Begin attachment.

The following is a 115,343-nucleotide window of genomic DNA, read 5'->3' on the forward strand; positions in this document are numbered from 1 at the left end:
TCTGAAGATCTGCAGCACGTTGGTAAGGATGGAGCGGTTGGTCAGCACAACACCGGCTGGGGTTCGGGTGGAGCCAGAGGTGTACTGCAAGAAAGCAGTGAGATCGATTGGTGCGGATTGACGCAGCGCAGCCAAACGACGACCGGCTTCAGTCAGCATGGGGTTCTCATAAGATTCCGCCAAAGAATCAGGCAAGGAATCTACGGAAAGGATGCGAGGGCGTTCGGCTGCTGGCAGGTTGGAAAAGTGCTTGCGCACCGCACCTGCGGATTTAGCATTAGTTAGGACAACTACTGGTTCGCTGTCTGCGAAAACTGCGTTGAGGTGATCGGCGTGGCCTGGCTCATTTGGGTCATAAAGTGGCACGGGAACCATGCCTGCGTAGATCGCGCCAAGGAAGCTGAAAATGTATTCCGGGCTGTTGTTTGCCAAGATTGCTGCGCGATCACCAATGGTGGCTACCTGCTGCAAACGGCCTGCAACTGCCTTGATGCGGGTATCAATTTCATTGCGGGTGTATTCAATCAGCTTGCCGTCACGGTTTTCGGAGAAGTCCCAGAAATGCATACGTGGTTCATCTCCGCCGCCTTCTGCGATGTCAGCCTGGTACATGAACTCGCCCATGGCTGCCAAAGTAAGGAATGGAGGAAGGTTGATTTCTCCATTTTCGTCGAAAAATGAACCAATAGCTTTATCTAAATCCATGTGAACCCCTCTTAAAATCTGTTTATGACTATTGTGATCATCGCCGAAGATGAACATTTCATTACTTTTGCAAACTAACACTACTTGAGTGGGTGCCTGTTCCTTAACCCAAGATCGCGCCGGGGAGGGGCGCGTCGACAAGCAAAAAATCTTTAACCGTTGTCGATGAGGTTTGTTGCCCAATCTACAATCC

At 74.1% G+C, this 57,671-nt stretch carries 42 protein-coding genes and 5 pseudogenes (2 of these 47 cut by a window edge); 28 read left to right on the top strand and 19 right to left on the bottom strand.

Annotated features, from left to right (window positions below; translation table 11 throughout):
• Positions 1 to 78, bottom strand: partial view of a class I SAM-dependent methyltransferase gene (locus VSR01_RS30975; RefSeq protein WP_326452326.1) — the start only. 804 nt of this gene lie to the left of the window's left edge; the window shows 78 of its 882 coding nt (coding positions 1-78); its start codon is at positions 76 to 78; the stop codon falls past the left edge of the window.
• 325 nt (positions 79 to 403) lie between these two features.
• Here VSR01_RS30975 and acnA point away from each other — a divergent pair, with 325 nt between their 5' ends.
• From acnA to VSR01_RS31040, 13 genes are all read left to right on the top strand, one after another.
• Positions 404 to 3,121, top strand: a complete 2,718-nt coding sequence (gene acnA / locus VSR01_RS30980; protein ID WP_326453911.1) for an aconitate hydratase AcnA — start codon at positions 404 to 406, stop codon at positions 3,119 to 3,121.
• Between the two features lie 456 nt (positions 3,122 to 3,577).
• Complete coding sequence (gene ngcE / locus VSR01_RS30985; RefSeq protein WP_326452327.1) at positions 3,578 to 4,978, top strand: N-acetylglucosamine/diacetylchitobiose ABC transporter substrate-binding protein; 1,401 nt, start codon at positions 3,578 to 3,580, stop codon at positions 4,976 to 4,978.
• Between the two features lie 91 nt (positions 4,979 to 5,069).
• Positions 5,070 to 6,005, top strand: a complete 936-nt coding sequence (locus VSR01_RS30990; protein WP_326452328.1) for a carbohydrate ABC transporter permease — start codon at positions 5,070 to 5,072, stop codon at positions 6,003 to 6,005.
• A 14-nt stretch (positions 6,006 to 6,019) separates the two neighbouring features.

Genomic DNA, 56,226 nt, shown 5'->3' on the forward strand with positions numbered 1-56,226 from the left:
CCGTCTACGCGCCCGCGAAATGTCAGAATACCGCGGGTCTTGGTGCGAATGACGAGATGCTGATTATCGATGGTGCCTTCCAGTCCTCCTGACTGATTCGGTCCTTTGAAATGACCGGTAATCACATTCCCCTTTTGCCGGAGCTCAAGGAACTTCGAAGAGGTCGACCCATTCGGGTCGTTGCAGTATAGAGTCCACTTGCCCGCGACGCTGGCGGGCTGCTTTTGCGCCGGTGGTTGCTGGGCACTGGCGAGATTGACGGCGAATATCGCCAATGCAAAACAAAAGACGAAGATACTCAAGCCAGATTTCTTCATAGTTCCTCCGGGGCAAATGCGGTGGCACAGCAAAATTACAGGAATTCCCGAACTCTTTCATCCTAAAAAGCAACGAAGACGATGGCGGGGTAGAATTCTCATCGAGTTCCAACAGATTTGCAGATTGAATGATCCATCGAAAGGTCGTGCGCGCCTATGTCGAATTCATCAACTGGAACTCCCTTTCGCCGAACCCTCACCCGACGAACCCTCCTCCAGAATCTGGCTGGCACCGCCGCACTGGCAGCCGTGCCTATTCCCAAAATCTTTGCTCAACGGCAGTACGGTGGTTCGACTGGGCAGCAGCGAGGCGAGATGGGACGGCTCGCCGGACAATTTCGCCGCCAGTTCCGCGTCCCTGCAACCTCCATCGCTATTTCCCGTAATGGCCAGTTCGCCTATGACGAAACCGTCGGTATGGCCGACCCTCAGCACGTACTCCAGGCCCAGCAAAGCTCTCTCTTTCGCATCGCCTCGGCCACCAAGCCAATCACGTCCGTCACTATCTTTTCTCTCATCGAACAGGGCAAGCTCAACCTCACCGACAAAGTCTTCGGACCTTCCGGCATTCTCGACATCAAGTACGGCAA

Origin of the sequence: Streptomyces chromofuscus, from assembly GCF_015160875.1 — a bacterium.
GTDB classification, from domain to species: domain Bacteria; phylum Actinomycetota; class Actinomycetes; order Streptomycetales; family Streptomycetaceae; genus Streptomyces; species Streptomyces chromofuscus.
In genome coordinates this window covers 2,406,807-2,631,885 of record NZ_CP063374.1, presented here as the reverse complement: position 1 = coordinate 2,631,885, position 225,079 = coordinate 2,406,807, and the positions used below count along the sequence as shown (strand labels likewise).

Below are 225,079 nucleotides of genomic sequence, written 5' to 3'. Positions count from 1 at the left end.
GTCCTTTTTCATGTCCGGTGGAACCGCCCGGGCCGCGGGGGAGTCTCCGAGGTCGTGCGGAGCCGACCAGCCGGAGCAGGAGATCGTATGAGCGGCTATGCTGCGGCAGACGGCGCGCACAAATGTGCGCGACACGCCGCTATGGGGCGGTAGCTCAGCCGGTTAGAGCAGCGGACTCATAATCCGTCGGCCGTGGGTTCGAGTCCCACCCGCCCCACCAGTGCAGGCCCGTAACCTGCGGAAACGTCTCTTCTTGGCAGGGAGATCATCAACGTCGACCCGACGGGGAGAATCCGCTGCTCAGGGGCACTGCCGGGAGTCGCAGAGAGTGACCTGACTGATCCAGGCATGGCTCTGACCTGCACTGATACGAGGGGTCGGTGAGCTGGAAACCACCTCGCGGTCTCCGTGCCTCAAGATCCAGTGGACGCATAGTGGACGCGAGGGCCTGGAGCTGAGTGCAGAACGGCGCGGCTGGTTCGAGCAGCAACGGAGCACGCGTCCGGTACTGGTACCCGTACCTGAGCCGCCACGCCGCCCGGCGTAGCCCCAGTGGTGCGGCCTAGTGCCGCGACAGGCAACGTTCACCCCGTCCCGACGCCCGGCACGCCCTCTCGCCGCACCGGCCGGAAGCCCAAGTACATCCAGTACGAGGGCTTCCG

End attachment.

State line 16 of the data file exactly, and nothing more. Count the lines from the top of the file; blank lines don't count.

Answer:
CCGTCTACGCGCCCGCGAAATGTCAGAATACCGCGGGTCTTGGTGCGAATGACGAGATGCTGATTATCGATGGTGCCTTCCAGTCCTCCTGACTGATTCGGTCCTTTGAAATGACCGGTAATCACATTCCCCTTTTGCCGGAGCTCAAGGAACTTCGAAGAGGTCGACCCATTCGGGTCGTTGCAGTATAGAGTCCACTTGCCCGCGACGCTGGCGGGCTGCTTTTGCGCCGGTGGTTGCTGGGCACTGGCGAGATTGACGGCGAATATCGCCAATGCAAAACAAAAGACGAAGATACTCAAGCCAGATTTCTTCATAGTTCCTCCGGGGCAAATGCGGTGGCACAGCAAAATTACAGGAATTCCCGAACTCTTTCATCCTAAAAAGCAACGAAGACGATGGCGGGGTAGAATTCTCATCGAGTTCCAACAGATTTGCAGATTGAATGATCCATCGAAAGGTCGTGCGCGCCTATGTCGAATTCATCAACTGGAACTCCCTTTCGCCGAACCCTCACCCGACGAACCCTCCTCCAGAATCTGGCTGGCACCGCCGCACTGGCAGCCGTGCCTATTCCCAAAATCTTTGCTCAACGGCAGTACGGTGGTTCGACTGGGCAGCAGCGAGGCGAGATGGGACGGCTCGCCGGACAATTTCGCCGCCAGTTCCGCGTCCCTGCAACCTCCATCGCTATTTCCCGTAATGGCCAGTTCGCCTATGACGAAACCGTCGGTATGGCCGACCCTCAGCACGTACTCCAGGCCCAGCAAAGCTCTCTCTTTCGCATCGCCTCGGCCACCAAGCCAATCACGTCCGTCACTATCTTTTCTCTCATCGAACAGGGCAAGCTCAACCTCACCGACAAAGTCTTCGGACCTTCCGGCATTCTCGACATCAAGTACGGCAA